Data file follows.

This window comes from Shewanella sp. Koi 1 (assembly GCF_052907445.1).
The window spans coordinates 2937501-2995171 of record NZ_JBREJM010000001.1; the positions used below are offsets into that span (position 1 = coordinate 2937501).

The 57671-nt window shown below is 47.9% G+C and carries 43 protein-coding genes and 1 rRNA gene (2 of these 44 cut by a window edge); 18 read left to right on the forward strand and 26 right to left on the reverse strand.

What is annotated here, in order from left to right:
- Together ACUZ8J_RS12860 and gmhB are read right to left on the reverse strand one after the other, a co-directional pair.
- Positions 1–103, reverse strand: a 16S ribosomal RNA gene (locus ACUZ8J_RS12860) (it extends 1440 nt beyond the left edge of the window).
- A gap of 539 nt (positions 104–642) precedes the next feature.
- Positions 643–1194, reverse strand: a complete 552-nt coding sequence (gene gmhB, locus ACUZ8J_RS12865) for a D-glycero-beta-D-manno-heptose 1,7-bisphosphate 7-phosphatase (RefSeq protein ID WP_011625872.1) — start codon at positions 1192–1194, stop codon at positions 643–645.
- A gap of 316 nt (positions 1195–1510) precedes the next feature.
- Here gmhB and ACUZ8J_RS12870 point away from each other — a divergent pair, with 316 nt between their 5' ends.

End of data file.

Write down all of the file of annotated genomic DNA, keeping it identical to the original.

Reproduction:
This window comes from Shewanella sp. Koi 1 (assembly GCF_052907445.1).
The window spans coordinates 2937501-2995171 of record NZ_JBREJM010000001.1; the positions used below are offsets into that span (position 1 = coordinate 2937501).

The 57671-nt window shown below is 47.9% G+C and carries 43 protein-coding genes and 1 rRNA gene (2 of these 44 cut by a window edge); 18 read left to right on the forward strand and 26 right to left on the reverse strand.

What is annotated here, in order from left to right:
- Together ACUZ8J_RS12860 and gmhB are read right to left on the reverse strand one after the other, a co-directional pair.
- Positions 1–103, reverse strand: a 16S ribosomal RNA gene (locus ACUZ8J_RS12860) (it extends 1440 nt beyond the left edge of the window).
- A gap of 539 nt (positions 104–642) precedes the next feature.
- Positions 643–1194, reverse strand: a complete 552-nt coding sequence (gene gmhB, locus ACUZ8J_RS12865) for a D-glycero-beta-D-manno-heptose 1,7-bisphosphate 7-phosphatase (RefSeq protein ID WP_011625872.1) — start codon at positions 1192–1194, stop codon at positions 643–645.
- A gap of 316 nt (positions 1195–1510) precedes the next feature.
- Here gmhB and ACUZ8J_RS12870 point away from each other — a divergent pair, with 316 nt between their 5' ends.